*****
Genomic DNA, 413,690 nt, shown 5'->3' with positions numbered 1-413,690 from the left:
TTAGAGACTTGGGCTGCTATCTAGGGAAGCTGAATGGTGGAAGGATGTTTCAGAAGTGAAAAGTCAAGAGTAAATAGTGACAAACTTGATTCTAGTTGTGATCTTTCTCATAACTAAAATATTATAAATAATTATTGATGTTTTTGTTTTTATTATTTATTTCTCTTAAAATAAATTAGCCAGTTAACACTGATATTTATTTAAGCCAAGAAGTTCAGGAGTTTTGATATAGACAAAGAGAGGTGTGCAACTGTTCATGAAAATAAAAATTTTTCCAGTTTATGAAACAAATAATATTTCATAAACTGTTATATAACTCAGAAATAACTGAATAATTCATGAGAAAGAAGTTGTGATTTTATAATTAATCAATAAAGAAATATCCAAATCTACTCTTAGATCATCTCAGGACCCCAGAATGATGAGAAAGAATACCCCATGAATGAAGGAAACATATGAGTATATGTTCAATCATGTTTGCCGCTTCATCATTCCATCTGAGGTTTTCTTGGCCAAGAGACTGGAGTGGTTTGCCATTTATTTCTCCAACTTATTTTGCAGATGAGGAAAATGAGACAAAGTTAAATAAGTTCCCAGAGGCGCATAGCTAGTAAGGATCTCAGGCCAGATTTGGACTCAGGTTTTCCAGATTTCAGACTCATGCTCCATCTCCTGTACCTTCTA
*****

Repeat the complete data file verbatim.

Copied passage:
Genomic DNA, 413,690 nt, shown 5'->3' with positions numbered 1-413,690 from the left:
TTAGAGACTTGGGCTGCTATCTAGGGAAGCTGAATGGTGGAAGGATGTTTCAGAAGTGAAAAGTCAAGAGTAAATAGTGACAAACTTGATTCTAGTTGTGATCTTTCTCATAACTAAAATATTATAAATAATTATTGATGTTTTTGTTTTTATTATTTATTTCTCTTAAAATAAATTAGCCAGTTAACACTGATATTTATTTAAGCCAAGAAGTTCAGGAGTTTTGATATAGACAAAGAGAGGTGTGCAACTGTTCATGAAAATAAAAATTTTTCCAGTTTATGAAACAAATAATATTTCATAAACTGTTATATAACTCAGAAATAACTGAATAATTCATGAGAAAGAAGTTGTGATTTTATAATTAATCAATAAAGAAATATCCAAATCTACTCTTAGATCATCTCAGGACCCCAGAATGATGAGAAAGAATACCCCATGAATGAAGGAAACATATGAGTATATGTTCAATCATGTTTGCCGCTTCATCATTCCATCTGAGGTTTTCTTGGCCAAGAGACTGGAGTGGTTTGCCATTTATTTCTCCAACTTATTTTGCAGATGAGGAAAATGAGACAAAGTTAAATAAGTTCCCAGAGGCGCATAGCTAGTAAGGATCTCAGGCCAGATTTGGACTCAGGTTTTCCAGATTTCAGACTCATGCTCCATCTCCTGTACCTTCTA